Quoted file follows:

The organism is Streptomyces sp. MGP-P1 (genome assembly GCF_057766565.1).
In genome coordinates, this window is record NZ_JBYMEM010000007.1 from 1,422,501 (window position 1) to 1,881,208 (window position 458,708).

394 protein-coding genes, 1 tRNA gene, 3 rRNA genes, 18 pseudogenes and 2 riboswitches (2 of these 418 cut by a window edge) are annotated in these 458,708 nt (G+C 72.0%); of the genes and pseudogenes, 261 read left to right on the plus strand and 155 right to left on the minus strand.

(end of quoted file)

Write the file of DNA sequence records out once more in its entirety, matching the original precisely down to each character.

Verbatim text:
The organism is Streptomyces sp. MGP-P1 (genome assembly GCF_057766565.1).
In genome coordinates, this window is record NZ_JBYMEM010000007.1 from 1,422,501 (window position 1) to 1,881,208 (window position 458,708).

394 protein-coding genes, 1 tRNA gene, 3 rRNA genes, 18 pseudogenes and 2 riboswitches (2 of these 418 cut by a window edge) are annotated in these 458,708 nt (G+C 72.0%); of the genes and pseudogenes, 261 read left to right on the plus strand and 155 right to left on the minus strand.